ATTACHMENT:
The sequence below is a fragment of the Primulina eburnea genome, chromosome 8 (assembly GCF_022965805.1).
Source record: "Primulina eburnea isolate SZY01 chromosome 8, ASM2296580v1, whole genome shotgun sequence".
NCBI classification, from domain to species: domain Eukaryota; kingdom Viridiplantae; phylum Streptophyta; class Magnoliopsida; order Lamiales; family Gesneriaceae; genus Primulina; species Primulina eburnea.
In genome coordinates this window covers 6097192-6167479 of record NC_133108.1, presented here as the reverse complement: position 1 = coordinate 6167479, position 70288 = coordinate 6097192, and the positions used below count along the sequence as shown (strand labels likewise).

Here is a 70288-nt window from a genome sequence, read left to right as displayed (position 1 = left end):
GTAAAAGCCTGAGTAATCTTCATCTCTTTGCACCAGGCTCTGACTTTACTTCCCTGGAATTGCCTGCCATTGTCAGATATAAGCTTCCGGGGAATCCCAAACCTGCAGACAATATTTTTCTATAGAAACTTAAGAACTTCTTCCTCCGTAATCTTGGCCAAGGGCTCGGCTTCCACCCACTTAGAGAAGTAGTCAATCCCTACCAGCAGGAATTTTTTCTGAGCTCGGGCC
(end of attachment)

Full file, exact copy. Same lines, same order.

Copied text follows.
The sequence below is a fragment of the Primulina eburnea genome, chromosome 8 (assembly GCF_022965805.1).
Source record: "Primulina eburnea isolate SZY01 chromosome 8, ASM2296580v1, whole genome shotgun sequence".
NCBI classification, from domain to species: domain Eukaryota; kingdom Viridiplantae; phylum Streptophyta; class Magnoliopsida; order Lamiales; family Gesneriaceae; genus Primulina; species Primulina eburnea.
In genome coordinates this window covers 6097192-6167479 of record NC_133108.1, presented here as the reverse complement: position 1 = coordinate 6167479, position 70288 = coordinate 6097192, and the positions used below count along the sequence as shown (strand labels likewise).

Here is a 70288-nt window from a genome sequence, read left to right as displayed (position 1 = left end):
GTAAAAGCCTGAGTAATCTTCATCTCTTTGCACCAGGCTCTGACTTTACTTCCCTGGAATTGCCTGCCATTGTCAGATATAAGCTTCCGGGGAATCCCAAACCTGCAGACAATATTTTTCTATAGAAACTTAAGAACTTCTTCCTCCGTAATCTTGGCCAAGGGCTCGGCTTCCACCCACTTAGAGAAGTAGTCAATCCCTACCAGCAGGAATTTTTTCTGAGCTCGGGCC